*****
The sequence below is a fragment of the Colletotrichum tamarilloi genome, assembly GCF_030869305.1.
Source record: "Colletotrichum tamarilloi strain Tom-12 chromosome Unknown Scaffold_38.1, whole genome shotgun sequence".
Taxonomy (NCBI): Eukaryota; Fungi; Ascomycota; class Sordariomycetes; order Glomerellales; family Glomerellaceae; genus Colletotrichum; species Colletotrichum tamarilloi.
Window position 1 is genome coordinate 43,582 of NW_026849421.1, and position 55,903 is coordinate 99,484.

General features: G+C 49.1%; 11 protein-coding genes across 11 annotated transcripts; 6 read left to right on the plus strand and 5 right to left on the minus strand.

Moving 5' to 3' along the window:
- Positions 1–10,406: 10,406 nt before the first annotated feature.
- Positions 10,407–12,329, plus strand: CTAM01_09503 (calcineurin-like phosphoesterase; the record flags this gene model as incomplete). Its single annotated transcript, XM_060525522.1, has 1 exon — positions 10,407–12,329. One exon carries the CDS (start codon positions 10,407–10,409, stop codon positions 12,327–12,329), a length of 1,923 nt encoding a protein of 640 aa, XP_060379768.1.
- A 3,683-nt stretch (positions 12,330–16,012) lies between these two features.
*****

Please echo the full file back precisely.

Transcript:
The sequence below is a fragment of the Colletotrichum tamarilloi genome, assembly GCF_030869305.1.
Source record: "Colletotrichum tamarilloi strain Tom-12 chromosome Unknown Scaffold_38.1, whole genome shotgun sequence".
Taxonomy (NCBI): Eukaryota; Fungi; Ascomycota; class Sordariomycetes; order Glomerellales; family Glomerellaceae; genus Colletotrichum; species Colletotrichum tamarilloi.
Window position 1 is genome coordinate 43,582 of NW_026849421.1, and position 55,903 is coordinate 99,484.

General features: G+C 49.1%; 11 protein-coding genes across 11 annotated transcripts; 6 read left to right on the plus strand and 5 right to left on the minus strand.

Moving 5' to 3' along the window:
- Positions 1–10,406: 10,406 nt before the first annotated feature.
- Positions 10,407–12,329, plus strand: CTAM01_09503 (calcineurin-like phosphoesterase; the record flags this gene model as incomplete). Its single annotated transcript, XM_060525522.1, has 1 exon — positions 10,407–12,329. One exon carries the CDS (start codon positions 10,407–10,409, stop codon positions 12,327–12,329), a length of 1,923 nt encoding a protein of 640 aa, XP_060379768.1.
- A 3,683-nt stretch (positions 12,330–16,012) lies between these two features.